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Local pharmaceuticals gives a helping hand to kids fighting cancer

Local pharmaceuticals gives a helping hand to kids fighting cancer

The Children Fighting Cancer (CHICA), a programme run by the Cancer Association of Namibia (CAN), was granted a generous donation of N$ 120,000 this week by GEKA Pharma.

The funds are specifically designated for the CHICA Interim Home, a facility in Windhoek where children undergoing treatment, along with a parent or guardian, often reside for up to six weeks at a time.

Nardia Coetzee, Managing Director of GEKA Pharmaceuticals, emphasized the significance of raising awareness about childhood cancer and providing support to affected families.

“This house and programme support so many families in need, and through our contribution, we can assist CAN in helping these families in need.”

CAN Chief Executive, Rolf Hansen conveyed gratitude towards GEKA Pharmaceuticals, acknowledging them as a vital stakeholder in their mission to aid families grappling with a childhood cancer diagnosis.

According to the World Health Organization (WHO), an estimated 400,000 children receive a cancer diagnosis each year, making it one of the leading causes of death among children aged 1 to 14.

A report by the Regional Office of the WHO revealed that nearly 30,000 children in sub-Saharan Africa are believed to have lost their lives to cancer during the COVID-19 pandemic.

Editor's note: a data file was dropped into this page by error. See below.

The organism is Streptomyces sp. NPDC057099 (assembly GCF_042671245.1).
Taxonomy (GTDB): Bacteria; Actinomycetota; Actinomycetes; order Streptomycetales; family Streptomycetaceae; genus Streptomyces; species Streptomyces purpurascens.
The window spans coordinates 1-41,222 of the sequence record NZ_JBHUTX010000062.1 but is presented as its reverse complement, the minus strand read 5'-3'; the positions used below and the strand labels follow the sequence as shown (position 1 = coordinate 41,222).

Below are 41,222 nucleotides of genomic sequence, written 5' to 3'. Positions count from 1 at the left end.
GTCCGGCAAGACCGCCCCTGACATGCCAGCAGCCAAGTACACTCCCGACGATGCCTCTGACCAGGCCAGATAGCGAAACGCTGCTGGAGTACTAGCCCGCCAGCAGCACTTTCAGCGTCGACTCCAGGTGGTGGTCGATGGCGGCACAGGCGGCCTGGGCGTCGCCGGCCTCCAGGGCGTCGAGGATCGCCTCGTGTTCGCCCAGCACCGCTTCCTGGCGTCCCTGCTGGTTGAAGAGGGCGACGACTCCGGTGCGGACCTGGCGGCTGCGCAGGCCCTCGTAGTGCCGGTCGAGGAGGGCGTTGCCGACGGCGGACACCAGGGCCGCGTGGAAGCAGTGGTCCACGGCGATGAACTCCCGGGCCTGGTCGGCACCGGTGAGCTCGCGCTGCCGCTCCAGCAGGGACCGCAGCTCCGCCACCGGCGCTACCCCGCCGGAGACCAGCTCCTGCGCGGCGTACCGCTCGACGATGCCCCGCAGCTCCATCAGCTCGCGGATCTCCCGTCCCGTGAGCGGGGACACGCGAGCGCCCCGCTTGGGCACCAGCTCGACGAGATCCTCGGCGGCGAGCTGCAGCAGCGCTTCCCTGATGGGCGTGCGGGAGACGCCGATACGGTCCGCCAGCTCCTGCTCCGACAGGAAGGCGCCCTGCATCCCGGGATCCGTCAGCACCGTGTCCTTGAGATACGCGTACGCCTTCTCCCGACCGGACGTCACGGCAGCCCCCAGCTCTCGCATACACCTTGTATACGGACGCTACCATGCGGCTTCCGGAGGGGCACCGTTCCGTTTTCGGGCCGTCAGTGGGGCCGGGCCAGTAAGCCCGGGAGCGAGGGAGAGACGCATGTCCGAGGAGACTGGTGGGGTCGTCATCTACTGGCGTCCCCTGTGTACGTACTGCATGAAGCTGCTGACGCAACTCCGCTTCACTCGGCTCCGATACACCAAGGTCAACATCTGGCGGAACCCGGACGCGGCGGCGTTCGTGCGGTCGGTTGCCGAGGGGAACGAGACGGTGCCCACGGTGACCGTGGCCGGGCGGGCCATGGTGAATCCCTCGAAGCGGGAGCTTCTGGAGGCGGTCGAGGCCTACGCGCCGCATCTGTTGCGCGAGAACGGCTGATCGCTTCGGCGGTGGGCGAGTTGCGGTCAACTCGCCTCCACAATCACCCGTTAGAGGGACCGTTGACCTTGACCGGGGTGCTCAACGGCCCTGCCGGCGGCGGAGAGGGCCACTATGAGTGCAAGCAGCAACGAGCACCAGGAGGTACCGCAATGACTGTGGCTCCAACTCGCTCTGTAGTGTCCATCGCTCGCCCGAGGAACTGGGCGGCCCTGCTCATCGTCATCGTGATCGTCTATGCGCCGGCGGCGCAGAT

The report further highlighted that in Africa, the survival rate for childhood cancer is approximately 20%, as opposed to over 80% in high-income countries. The WHO emphasized that early identification of the disease and the prevention of care delays can lead to significant improvements in the lives of children battling cancer.

CAN said statistics revealed that approximately 250 children are diagnosed with cancer in Namibia each year.

“These young fighters and their families endure physical, emotional, and financial challenges as they battle this disease, therefore, the CHICA programme was established to address this challenge,” they added.

The CHICA Interim Home stands as a beacon of hope for families contending with childhood cancer, offering a welcoming space for a parent and a courageous patient undergoing treatment in Windhoek.


About The Author

Mandisa Rasmeni

Mandisa Rasmeni has worked as reporter at the Economist for the past five years, first on the entertainment beat but now focussing more on community, social and health reporting. She is a born writer and she believes education is the greatest equalizer. She received her degree in Journalism at the Namibia University of Science and Technology (NUST) in June 2021. . She is the epitome of perseverance, having started as the newspaper's receptionist in 2013.